On Depression and Losing my Childhood Icons

Living vicariously through my heroes and villains – and finding myself along the way.

I haven’t done a new post in a while–I’ve been fighting monsters.
No, really.
I’ve been fighting my daily chronic migraine without meds for a month, and it’s been really an exercise in willpower to find reasons to keep fighting while I wait (and wait and wait) to hear anything on my application for disability.
Depression has been my constant companion lately, and the death of yet another of my childhood and adult heroes has affected me deeply.
Carrie Fisher was the princess we girls needed in the late 70s and early 80s–a tough, take no shit lady with a vulnerable side. As an adult, her openness and advocacy for mental health has been amazing and a role model for my own advocacy.
Her death on top of the loss of so many other pieces of my childhood has left me reeling.
It’s also made me think (scary, I know)–why do the deaths of my childhood icons affect me so profoundly?
Because they’ve been a part of the many lives I’ve lived. Imaginary lives, but still…I’ve been a Rebel Princess, a warrior princess, a crime fighting “angel,” an amazon princess, a smart arse teenager with a stolen baby sister..I’ve been in a galaxy far, far away, in the Labyrinth fighting a goblin king, and my own house simultaneously. I’ve fought with lightsabers, blasters, a lasso of truth, my fists, and my wits. I’ve journeyed Middle-earth and Narnia. I’ve been a wizard, a mutant, an elf, a hobbit…all before second breakfast.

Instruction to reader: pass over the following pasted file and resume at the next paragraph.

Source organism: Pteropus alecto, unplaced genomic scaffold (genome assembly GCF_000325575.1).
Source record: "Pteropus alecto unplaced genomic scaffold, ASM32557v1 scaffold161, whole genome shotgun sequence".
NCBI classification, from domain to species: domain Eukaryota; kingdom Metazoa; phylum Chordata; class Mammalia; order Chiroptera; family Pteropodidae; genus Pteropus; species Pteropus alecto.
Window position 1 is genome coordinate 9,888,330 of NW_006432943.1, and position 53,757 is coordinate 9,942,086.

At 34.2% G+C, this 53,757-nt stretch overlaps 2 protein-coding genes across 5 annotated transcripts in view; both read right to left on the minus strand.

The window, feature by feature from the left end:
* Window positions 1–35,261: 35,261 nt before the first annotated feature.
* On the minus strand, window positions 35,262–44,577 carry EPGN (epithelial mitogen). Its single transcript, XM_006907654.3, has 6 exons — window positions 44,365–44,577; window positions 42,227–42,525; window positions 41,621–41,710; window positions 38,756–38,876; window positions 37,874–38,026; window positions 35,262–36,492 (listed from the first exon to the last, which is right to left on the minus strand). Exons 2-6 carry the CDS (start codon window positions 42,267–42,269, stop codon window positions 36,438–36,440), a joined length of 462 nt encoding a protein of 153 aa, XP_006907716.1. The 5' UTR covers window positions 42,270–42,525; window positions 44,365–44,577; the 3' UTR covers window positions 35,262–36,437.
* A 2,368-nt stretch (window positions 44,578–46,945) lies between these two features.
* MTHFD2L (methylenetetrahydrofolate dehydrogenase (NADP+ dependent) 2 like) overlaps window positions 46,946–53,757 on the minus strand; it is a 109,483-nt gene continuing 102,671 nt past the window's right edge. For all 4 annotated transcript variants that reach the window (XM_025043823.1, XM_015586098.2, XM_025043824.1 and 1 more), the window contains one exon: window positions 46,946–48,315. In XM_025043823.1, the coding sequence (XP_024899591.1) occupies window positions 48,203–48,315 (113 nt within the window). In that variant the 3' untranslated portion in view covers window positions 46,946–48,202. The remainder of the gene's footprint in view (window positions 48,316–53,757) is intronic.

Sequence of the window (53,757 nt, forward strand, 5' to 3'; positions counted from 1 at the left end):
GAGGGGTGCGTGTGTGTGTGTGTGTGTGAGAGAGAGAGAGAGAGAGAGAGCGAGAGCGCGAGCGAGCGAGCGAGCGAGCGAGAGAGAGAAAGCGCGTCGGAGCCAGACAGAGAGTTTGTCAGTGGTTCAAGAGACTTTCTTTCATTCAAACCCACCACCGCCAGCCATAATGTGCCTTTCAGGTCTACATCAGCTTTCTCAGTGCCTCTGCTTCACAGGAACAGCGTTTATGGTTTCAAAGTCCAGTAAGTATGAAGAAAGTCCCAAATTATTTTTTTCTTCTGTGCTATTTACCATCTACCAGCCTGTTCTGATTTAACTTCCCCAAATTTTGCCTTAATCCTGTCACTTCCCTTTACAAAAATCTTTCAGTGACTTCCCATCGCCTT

I’ve been a glittery rock star and a soulful crooner (not for an audience, thankfully). I’ve sworn to never dance again the way I danced with a good friend.
But mostly, I lived and dreamed and breathed through other characters when I was a kid still trying to find out who I was and who I would be.
The people who brought to life all those pieces of me…have been pieces of me. They’ve given me heroes and adversaries worthy of them. They gave me an escape when I needed one, sang to my soul, and gave me the courage to become me in all my many facets.
I mourn what they were to me and the loss of the people they were in their own lives.
Rest in peace, Carrie. You are one with the Force now. Thank you for all you gave me.

The heroine we needed.

– Selena